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Posts Tagged ‘Russia’

The invasion of Ukraine has shifted media attention away from many other things, Covid and climate among them. But the climate implications of the war have not gone unnoticed. To start with the obvious: Russia is a petrostate. As Center for Research on Energy and Clean Air analyst Lauri Myllyvirta writes, More than a third […]

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This is being cross-posted (in modified form) from UKR-TAZ, where it is part of a series examining the Russian invasion of Ukraine. The invasion of Ukraine continues to horrify, with casualties mounting and humanitarian corridors failing to materialize. But one of its more interesting dimensions, from the perspective of media and cultural theory, is the […]

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Readers of this blog may know that I have longstanding research as well as personal/family connections in Ukraine and that I have sometimes run a parallel blog on issues related to that country. (Called “UKR-TAZ: A Ukrainian Temporary Autonomous Zone,” the blog is found here.) I recently began posting to that blog more regularly with […]

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My recent 2022 Mohyla Lecture at the University of Saskatchewan, “The Chɵrnobyl Event: Ecology, Media, and the Anthropocene,” is now available to be watched online. (That “ɵ” in “Chɵrnobyl” is intentional; I discuss it in the talk.) In addition to updating some of my work on the Chɵrnobyl “hyper-event” and its multiple impacts, the talk […]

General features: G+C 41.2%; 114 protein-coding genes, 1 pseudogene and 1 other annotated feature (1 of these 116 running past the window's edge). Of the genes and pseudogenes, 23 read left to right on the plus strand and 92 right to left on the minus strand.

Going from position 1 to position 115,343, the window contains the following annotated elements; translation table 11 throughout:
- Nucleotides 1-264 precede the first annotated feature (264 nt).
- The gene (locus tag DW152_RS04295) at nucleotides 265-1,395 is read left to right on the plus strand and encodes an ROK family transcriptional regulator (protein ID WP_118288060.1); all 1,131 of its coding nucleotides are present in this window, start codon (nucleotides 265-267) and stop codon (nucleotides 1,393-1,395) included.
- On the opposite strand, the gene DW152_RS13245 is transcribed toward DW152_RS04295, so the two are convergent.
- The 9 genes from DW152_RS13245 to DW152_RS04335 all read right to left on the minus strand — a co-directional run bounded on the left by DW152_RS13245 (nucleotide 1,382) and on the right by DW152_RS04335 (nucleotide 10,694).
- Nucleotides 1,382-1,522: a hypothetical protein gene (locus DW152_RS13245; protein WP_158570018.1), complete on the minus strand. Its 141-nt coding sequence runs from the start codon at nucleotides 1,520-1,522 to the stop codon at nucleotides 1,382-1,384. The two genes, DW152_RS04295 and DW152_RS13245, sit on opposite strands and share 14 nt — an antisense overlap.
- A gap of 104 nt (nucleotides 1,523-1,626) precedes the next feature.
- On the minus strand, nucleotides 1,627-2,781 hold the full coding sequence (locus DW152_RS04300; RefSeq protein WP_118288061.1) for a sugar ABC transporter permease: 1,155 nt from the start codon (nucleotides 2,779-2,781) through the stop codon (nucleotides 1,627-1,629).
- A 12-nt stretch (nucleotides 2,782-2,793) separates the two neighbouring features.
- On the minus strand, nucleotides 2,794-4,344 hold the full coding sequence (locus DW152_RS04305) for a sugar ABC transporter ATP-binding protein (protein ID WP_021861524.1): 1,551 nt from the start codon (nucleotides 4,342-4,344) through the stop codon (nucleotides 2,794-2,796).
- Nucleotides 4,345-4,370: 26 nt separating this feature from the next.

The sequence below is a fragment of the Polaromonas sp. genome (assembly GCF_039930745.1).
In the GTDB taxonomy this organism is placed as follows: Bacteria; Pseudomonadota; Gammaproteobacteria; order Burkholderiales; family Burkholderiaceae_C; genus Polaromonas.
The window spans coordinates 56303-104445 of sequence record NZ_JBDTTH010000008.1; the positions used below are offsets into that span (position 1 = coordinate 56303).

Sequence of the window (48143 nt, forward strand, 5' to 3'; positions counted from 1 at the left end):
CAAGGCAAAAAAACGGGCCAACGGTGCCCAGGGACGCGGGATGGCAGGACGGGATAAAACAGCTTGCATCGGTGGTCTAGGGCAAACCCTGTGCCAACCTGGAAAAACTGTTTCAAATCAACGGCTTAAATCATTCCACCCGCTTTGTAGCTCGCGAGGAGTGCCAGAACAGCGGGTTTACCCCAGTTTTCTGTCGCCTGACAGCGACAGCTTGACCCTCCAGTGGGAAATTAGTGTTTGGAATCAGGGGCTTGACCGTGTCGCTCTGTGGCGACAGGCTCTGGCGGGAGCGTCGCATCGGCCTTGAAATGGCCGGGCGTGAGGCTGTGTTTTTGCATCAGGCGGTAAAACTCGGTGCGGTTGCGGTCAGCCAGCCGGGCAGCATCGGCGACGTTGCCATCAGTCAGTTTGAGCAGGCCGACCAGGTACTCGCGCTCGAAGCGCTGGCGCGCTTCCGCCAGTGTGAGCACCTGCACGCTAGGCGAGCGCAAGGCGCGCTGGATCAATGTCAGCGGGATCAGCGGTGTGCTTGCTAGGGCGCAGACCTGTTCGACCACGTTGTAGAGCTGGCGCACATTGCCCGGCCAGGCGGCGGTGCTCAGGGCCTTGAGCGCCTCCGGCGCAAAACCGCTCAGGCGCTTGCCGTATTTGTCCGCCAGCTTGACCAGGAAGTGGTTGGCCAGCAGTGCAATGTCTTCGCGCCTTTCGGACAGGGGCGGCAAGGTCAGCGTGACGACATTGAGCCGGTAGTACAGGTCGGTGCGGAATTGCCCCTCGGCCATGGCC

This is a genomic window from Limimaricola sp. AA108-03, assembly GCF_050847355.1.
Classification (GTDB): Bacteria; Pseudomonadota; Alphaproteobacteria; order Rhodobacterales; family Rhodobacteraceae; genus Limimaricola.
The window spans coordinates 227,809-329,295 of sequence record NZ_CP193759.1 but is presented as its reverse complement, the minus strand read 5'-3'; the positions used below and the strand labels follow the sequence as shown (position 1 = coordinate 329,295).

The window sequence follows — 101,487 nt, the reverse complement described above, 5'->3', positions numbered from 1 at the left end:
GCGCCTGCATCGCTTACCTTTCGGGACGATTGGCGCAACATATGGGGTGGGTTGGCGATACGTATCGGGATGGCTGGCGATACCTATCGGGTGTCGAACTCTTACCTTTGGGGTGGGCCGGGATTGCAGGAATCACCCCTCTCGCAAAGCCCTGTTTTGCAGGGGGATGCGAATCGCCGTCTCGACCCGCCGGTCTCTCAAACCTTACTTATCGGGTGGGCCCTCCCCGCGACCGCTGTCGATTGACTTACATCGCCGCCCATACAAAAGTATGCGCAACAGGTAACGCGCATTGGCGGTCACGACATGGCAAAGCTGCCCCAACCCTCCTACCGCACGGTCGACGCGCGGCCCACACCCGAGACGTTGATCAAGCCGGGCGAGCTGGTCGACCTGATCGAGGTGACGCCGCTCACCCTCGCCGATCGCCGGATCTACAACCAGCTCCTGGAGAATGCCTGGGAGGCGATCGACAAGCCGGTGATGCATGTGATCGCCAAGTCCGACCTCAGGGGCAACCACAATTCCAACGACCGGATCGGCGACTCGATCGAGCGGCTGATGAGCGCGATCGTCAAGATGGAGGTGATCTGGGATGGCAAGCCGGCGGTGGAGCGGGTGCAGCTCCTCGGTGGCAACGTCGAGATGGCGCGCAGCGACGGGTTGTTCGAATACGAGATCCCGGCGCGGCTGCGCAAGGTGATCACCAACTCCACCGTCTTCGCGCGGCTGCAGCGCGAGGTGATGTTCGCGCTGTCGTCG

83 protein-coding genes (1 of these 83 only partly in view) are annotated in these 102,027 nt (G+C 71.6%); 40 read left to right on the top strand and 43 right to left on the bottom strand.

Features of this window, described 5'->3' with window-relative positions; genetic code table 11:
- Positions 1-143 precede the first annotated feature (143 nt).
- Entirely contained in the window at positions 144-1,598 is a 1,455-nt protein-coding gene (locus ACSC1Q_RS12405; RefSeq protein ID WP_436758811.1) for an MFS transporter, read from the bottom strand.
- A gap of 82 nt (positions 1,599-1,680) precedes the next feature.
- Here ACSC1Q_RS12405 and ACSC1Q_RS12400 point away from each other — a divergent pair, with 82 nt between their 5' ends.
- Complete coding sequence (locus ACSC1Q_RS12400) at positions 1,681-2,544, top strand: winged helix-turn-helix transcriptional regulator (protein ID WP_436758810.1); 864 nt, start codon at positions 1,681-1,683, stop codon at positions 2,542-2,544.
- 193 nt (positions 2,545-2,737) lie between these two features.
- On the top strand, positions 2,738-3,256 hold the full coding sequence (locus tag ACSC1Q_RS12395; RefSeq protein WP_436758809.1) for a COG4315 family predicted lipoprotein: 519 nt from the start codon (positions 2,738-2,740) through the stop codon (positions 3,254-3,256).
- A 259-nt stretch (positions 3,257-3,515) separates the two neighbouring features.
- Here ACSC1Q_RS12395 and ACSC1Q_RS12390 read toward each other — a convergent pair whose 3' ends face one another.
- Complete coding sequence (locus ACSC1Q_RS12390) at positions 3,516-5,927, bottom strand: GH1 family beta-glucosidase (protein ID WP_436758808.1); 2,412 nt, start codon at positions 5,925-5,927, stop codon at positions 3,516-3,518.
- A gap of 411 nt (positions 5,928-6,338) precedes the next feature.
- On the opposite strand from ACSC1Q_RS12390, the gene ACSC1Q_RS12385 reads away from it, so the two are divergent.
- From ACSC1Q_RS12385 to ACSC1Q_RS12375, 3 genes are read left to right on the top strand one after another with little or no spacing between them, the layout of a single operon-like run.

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The Covid-19 situation in the United States, which has become the epicenter of new infections because of its flawed and chaotic response to the pandemic, is seen by some around the world as an emergency case of its own, requiring some sort of defensive response by countries that could become similarly infected. The Week‘s Ryan […]

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Or, Why Ukraine- and Russia- literacy should now be mandatory studies for every voting American One could start with another question: Why are both the politics of climate change and politics in general so polarized these days? Political polarization, after all, remains the main complaint of Americans, and it has made it impossible to make […]

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The Washington Post reports that “Ruthenium-106, named after Russia” has been wafting all across Europe. Two quick observations here.

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“COUNTRY UNDER RECONSTRUCTION. SORRY FOR THE INCONVENIENCE.” (from Ukrainian anarchist group Blackmaidan) “It is as if, for a moment, the ‘projection’ of the outside world has stopped working; as if we have been confronted momentarily with the formless grey emptiness of the screen itself…”  (Slavoj Zizek, describing the scene outside a traveling couple’s window in Robert […]

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I predicted back in 2010 that globalizing and technological trends would lead disparate religious traditions to find common ground on socially divisive issues like abortion and gay rights. Just as environmentalism, feminism, and indigenous rights were partnering various more liberal church groups with environmental and social justice organizations, contributing to the development of an “eco-egalitarian” global […]

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